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International Monetary Fund. Western Hemisphere Dept.
The fallout from the COVID-19 crisis is hitting ECCU economies hard. Tourism receipts (accounting for nearly 40 percent of GDP) have dried up, as tourist arrivals have come to a grinding halt. The authorities successfully contained the spread of the virus at the onset of the pandemic by largely closing the borders, but a reopening of the economies since the summer has led to a surge in COVID cases. The ECCU economy is projected to contract by 16 percent in 2020 and by a further near ½ percent in 2021. Fiscal positions have deteriorated sharply, and public debt is projected to reach near 90 percent of GDP in 2021 and remain at an elevated level for years to come. Headline indicators suggest the financial system is relatively sound with ample liquidity buffers, but nonperforming loans are expected to rise significantly. The outlook is clouded by exceptionally high risks, including from the uncertainty concerning the evolution of the pandemic.
Mr. A. E. Wayne Mitchell, Ann Marie Wickham, and Mr. Manuel Rosales Torres
The quality and stock of infrastructure vary widely across countries of the Eastern Carribbean Currency Union and are inadequate to achieve the desired higher growth and social development. Given relatively low investment rates in the region, one solution is to invest more. However this paper shows that governments can also narrow their infrastructure and service gaps significantly by improving expenditure efficiency and strengthening public investment management systems.
International Monetary Fund. Western Hemisphere Dept.
This paper presents IMF’s 2019 Discussion on Common Policies of Member Countries of the Eastern Caribbean Currency Union (ECCU). ECCU’s gross domestic product (GDP) growth accelerated from 3/4 percent in 2017 to 3 3/4 percent in 2018, reflecting buoyancy in the tourism sector, sizable Citizenship-by-Investment (CBI) inflows, and a recovery from the 2017 hurricanes in Anguilla and Dominica, which were supported by large public investments in reconstruction. Fiscal deficits increased in 2018–2019, but they have remained moderate. Efforts are needed to streamline, and re-balance tax incentives based on clear principles consistent with international best practices. External imbalances are sizable and significant financial sector vulnerabilities affect both banks and non-banks. Growth is projected to gradually moderate toward its long-term average of 2 1/4 percent as the cyclical momentum normalizes and CBI inflows ease. These trends would also contribute to wider fiscal deficits, ending the downward drift in public debt dynamics. The outlook is clouded by downside risks, including a possible intensification of natural disasters and financial sector weaknesses.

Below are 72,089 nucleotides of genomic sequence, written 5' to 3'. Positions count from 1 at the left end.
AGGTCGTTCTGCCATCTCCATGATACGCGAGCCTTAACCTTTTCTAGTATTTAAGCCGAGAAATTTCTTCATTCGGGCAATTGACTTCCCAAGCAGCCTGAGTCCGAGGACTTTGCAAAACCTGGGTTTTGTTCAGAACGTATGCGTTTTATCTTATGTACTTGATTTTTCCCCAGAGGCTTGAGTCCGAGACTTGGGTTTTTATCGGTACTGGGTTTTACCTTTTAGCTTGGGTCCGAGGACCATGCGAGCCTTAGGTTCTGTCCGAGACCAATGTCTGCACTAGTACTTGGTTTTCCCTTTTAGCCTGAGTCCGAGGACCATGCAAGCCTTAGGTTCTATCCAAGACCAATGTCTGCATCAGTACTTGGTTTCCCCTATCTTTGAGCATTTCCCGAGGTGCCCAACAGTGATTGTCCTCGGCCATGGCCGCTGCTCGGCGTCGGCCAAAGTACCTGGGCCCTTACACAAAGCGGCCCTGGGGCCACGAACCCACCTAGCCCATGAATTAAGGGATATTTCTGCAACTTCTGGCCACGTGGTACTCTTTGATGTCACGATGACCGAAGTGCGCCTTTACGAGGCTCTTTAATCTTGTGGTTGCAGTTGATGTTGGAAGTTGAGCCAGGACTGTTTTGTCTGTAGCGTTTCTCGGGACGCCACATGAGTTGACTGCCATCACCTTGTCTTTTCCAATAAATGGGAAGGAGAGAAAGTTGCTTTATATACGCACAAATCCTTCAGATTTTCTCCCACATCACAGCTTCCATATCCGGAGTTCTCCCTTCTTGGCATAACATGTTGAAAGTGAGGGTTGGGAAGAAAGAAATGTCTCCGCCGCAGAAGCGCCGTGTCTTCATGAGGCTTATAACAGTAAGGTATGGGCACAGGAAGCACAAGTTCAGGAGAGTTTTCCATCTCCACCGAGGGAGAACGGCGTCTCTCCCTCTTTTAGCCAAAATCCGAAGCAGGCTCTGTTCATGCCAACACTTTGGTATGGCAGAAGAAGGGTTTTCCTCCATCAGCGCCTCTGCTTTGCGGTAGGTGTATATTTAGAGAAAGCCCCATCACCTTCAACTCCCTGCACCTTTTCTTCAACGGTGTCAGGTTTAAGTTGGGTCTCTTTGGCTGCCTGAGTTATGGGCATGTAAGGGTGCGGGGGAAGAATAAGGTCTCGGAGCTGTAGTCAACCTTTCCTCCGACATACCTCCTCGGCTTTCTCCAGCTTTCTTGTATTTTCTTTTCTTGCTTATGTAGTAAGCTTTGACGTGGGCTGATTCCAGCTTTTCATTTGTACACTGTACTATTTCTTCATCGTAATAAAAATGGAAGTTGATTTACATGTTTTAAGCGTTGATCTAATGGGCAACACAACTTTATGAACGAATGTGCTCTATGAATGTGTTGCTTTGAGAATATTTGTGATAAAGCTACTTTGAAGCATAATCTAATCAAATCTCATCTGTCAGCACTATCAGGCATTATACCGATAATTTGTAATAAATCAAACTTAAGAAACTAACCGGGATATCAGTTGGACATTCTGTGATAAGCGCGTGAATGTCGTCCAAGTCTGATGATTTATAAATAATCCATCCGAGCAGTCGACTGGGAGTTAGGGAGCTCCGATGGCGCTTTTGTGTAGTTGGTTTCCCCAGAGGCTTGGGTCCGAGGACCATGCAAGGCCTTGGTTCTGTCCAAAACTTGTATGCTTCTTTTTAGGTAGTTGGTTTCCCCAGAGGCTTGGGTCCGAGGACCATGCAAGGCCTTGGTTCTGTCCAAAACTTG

International Monetary Fund. Western Hemisphere Dept.
This 2018 discussion on common policies of the Eastern Caribbean Currency Union (ECCU) highlights that the member countries are gradually recovering following the catastrophic impact of Hurricanes Irma and Maria in 2017. Conditions remain favorable to growth, however, risks are increasing. The fiscal balance for the region as a whole worsened in 2017, reflecting lower inflows from citizenship-by-investment programs and higher reconstruction and current spending. The IMF team made several policy recommendations including shifting focus from the current emphasis on recovery from natural disasters to building ex-ante resilience. The report also recommends intensifying decisive and timely actions to resolve weaknesses in the financial sector, including longstanding problems in the banking sector and emerging risks in the non-banking sector. The authorities expressed commitment to the acceleration of key reforms to upgrade and strengthen the financial sector regional oversight framework. In addition to fiscal consolidation, injecting new vigor into the structural policy agenda will help enhance competitiveness and make growth more inclusive.